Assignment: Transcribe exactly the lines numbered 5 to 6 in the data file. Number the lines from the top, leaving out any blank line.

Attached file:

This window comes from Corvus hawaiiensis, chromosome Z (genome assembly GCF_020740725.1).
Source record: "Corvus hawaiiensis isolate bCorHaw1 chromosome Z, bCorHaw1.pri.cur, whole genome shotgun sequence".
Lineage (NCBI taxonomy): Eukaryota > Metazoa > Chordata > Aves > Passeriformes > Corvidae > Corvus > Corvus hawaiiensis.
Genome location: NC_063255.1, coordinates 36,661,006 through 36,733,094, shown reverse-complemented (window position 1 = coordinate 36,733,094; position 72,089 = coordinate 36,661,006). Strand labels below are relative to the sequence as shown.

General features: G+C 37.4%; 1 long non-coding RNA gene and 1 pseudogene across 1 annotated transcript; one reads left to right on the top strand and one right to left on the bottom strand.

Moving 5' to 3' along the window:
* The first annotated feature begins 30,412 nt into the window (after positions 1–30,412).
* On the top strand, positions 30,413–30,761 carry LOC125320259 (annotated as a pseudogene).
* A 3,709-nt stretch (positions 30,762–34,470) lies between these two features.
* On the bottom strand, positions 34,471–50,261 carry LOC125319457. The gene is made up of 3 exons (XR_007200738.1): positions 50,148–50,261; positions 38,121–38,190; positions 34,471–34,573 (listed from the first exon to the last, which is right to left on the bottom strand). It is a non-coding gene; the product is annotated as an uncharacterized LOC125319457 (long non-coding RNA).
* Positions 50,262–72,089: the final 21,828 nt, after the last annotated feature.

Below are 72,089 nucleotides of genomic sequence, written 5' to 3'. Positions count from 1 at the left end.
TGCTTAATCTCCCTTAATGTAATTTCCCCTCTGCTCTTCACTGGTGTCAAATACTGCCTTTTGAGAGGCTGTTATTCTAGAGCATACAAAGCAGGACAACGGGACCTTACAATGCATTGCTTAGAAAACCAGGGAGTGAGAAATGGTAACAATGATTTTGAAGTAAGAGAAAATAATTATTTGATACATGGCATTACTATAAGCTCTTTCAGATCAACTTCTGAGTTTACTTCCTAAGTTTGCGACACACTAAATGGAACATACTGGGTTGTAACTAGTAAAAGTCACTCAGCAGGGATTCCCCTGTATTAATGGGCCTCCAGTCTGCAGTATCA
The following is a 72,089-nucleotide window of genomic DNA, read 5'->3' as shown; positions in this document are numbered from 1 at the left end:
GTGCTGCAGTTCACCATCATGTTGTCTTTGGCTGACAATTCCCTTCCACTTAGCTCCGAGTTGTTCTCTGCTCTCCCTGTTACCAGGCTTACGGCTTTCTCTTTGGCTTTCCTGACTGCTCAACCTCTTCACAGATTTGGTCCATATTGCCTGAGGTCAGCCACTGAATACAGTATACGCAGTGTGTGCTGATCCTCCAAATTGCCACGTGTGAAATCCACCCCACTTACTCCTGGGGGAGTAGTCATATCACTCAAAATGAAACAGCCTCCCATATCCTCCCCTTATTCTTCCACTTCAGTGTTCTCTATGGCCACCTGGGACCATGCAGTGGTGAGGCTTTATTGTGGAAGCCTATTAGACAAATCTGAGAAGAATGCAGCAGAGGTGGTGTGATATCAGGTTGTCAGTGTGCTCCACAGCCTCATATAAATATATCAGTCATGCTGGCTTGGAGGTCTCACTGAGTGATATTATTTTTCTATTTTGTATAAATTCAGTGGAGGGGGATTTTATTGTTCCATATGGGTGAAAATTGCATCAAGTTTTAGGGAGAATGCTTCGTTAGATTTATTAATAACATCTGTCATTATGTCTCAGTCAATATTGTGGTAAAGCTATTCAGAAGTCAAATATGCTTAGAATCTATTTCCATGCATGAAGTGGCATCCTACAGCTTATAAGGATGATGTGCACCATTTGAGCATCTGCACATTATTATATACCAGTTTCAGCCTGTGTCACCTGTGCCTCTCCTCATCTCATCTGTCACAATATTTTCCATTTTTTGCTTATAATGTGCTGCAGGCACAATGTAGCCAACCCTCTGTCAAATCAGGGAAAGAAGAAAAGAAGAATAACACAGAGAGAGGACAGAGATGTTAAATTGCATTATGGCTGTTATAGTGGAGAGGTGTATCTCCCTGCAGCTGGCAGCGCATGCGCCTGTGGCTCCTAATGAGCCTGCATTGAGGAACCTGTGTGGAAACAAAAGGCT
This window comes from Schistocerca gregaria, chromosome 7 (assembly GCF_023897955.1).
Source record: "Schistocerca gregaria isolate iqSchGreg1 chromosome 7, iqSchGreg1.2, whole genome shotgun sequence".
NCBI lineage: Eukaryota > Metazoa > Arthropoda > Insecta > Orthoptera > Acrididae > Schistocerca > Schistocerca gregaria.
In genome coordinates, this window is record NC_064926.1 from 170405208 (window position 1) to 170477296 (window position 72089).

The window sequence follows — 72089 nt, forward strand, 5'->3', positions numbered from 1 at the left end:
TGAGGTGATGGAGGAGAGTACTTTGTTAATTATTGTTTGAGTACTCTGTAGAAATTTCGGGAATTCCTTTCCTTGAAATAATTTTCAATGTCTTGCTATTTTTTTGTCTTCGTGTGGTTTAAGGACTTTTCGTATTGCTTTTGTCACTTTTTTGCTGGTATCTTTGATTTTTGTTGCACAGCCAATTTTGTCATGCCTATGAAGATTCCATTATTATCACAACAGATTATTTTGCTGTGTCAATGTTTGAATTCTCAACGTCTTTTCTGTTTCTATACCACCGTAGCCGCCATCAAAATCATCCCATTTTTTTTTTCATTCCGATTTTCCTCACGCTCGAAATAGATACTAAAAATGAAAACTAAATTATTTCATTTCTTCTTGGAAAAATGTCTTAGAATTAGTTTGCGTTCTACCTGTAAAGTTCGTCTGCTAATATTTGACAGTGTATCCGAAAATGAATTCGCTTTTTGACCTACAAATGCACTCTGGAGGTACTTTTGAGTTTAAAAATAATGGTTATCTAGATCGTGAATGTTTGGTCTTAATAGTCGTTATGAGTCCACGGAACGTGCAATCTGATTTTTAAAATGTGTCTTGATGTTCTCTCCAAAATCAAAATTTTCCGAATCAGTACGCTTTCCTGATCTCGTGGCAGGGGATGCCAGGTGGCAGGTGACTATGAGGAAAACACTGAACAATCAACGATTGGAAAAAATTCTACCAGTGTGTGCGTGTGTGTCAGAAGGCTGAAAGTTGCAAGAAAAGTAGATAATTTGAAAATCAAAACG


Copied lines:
General features: G+C 37.4%; 1 long non-coding RNA gene and 1 pseudogene across 1 annotated transcript; one reads left to right on the top strand and one right to left on the bottom strand.

Moving 5' to 3' along the window: